General Social Survey - Family, Social Support and Retirement (GSS)

Detailed information for 2007 (Cycle 21)

Status:

Active

Frequency:

Every 5 years

Record number:

4502

The two primary objectives of the General Social Survey (GSS) are: to gather data on social trends in order to monitor changes in the living conditions and well being of Canadians over time; and to provide information on specific social policy issues of current or emerging interest.

This survey collects data on family, social support and retirement for Canadians aged 45 years and over. The purpose of this survey is to better understand the needs and experiences of these Canadians by examining key transitions related to their families, care giving and receiving, work and retirement.

Data release - September 8, 2008

Description

This survey collects data on family, social support and retirement for Canadians aged 45 years and over. The purpose of this survey is to better understand the needs and experiences of these Canadians by examining key transitions related to their families, care giving and receiving, work and retirement.

The survey collects information on topics such as well-being, family composition, retirement decisions and plans, care giving and care receiving experiences, social networks and housing. Collecting similar data over time allows us to examine the changes that have occurred in specific areas in the lives of Canadians.

Results from this survey will have an impact in the areas of health, income security, employment and lifelong learning, marriage and family, housing, care-receiving and care-giving and retirement.

Statistical activity

This record is part of the General Social Survey (GSS) program. The GSS, originating in 1985, conducts telephone surveys. Each survey contains a core topic, focus or exploratory questions and a standard set of socio-demographic questions used for classification. More recent cycles have also included some qualitative questions, which explore opinions and perceptions.

Until 1998, the target sample of respondents was approximately 10,000 persons. This was increased in 1999 to 25,000. With a sample of respondents of 25,000, results are available at both the national and provincial levels and possibly for some special population groups such as disabled persons and seniors.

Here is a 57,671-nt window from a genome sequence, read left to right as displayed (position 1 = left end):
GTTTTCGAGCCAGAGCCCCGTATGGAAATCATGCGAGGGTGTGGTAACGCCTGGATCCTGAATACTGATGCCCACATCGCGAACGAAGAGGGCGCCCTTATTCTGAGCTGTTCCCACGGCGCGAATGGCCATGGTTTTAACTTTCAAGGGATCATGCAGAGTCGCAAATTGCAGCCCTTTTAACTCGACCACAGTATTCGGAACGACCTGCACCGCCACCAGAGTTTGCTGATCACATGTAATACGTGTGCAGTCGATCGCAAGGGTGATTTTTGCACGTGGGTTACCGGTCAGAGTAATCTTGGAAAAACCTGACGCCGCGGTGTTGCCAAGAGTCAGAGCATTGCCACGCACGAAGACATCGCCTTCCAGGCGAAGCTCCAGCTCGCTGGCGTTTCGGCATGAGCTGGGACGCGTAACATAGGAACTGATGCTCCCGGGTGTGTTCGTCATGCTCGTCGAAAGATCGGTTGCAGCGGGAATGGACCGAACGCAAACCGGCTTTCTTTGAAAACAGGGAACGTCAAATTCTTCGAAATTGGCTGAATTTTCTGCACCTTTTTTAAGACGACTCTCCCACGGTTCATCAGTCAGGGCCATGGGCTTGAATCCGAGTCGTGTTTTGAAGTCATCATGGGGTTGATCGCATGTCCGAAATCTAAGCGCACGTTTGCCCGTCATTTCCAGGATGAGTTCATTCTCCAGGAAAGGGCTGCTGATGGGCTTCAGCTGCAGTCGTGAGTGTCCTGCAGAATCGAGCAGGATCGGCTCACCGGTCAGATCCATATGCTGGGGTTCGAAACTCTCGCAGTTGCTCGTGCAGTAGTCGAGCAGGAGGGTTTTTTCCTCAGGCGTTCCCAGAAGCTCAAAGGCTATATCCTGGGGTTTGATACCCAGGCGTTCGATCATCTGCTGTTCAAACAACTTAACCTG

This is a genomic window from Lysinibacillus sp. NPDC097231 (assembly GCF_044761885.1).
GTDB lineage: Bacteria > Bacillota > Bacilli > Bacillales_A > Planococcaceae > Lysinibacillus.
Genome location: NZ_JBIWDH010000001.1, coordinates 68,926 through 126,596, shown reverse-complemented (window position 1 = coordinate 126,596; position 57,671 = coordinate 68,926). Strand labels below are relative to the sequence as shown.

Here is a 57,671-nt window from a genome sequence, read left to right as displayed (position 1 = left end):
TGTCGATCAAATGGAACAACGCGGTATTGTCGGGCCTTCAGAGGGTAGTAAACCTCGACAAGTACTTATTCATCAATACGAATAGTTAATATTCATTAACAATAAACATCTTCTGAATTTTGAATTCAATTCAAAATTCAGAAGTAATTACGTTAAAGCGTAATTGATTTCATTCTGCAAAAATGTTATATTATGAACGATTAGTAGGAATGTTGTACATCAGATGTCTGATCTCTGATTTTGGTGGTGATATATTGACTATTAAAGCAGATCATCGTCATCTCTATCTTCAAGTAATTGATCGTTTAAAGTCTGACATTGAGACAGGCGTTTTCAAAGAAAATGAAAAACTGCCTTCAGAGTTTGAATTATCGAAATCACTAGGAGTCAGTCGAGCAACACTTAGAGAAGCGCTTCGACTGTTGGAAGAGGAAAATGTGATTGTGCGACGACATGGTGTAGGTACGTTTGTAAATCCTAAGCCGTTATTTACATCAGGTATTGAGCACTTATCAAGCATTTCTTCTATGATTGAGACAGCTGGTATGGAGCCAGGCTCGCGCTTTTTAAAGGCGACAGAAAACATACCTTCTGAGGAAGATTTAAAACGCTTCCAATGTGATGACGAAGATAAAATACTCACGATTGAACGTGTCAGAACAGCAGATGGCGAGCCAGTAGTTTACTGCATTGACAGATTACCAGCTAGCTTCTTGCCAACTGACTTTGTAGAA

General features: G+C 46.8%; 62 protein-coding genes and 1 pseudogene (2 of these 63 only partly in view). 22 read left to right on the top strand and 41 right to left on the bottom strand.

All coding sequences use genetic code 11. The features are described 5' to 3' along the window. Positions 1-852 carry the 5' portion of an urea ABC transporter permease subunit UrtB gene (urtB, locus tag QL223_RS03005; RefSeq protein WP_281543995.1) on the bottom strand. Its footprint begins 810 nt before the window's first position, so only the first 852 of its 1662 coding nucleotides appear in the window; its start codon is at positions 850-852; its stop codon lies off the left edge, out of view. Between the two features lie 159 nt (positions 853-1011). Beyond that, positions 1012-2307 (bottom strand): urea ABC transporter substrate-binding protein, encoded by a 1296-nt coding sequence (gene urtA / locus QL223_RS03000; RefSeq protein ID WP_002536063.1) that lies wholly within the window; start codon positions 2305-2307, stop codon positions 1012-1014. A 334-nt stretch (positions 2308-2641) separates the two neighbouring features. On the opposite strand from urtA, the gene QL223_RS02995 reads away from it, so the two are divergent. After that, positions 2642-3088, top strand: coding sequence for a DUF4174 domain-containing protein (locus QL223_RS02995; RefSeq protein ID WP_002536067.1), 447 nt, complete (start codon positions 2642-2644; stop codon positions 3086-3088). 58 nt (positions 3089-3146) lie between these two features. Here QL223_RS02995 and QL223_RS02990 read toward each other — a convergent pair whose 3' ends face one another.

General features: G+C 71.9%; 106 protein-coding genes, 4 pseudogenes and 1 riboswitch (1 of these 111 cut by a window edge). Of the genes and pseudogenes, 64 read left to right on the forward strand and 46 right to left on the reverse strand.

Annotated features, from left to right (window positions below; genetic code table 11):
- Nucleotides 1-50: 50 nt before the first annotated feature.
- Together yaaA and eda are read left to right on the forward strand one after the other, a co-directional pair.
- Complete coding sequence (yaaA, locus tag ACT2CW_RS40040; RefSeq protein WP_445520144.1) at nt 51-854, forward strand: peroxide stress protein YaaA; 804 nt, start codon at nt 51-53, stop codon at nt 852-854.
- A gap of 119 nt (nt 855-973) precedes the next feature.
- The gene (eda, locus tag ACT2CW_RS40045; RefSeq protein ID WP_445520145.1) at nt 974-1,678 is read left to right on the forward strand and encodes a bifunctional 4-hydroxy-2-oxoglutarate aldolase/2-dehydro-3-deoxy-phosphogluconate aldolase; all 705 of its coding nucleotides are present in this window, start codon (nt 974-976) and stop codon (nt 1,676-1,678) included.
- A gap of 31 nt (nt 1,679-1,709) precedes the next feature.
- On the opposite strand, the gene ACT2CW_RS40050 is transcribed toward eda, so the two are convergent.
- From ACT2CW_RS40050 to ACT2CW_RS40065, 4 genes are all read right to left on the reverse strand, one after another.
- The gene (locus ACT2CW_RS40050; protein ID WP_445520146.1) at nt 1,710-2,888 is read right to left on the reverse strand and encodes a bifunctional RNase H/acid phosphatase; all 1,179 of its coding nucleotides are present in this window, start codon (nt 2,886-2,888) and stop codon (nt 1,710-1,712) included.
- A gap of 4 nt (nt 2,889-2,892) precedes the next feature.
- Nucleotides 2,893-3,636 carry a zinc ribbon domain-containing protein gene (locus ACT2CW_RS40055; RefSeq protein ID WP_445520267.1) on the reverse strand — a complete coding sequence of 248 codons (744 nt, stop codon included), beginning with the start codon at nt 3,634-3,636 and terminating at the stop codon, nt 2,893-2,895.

Subjects

  • Care and social support
  • Health and disability among seniors
  • Housing and living arrangements
  • Seniors
  • Work and retirement

Data sources and methodology

Target population

The target population is non-institutionalized persons 45 years of age or older, living in the ten provinces.

In the GSS, all respondents were contacted and interviewed by telephone. Thus persons in households without telephones cannot be interviewed. However, persons living in such households represent less than 2% of the target population. Interviews are not conducted by cellular telephone so persons with only cellular telephone service are also excluded; again, this group makes up a very small proportion of the population, less than 5%. (Survey of Household Spending - December 2005).

Instrument design

The questionnaire was designed based on qualitative testing (focus groups), a pilot test and interviewer debriefing.

Sampling

This is a sample survey with a cross-sectional design.

The sample for GSS-21 had two components:

1. Among respondents to the GSS-20 (from 2006), those who were aged 45 and above during GSS-21 collection were identified and included in the sample.
2. The remaining portion of the sample was selected through a technique called "Random Digit Dialling" (RDD) which randomly generates a list of phone numbers that is used to reach households. A survey respondent is then selected once contact is made with the household.
Note that respondents to GSS-20 were originally selected using RDD techniques.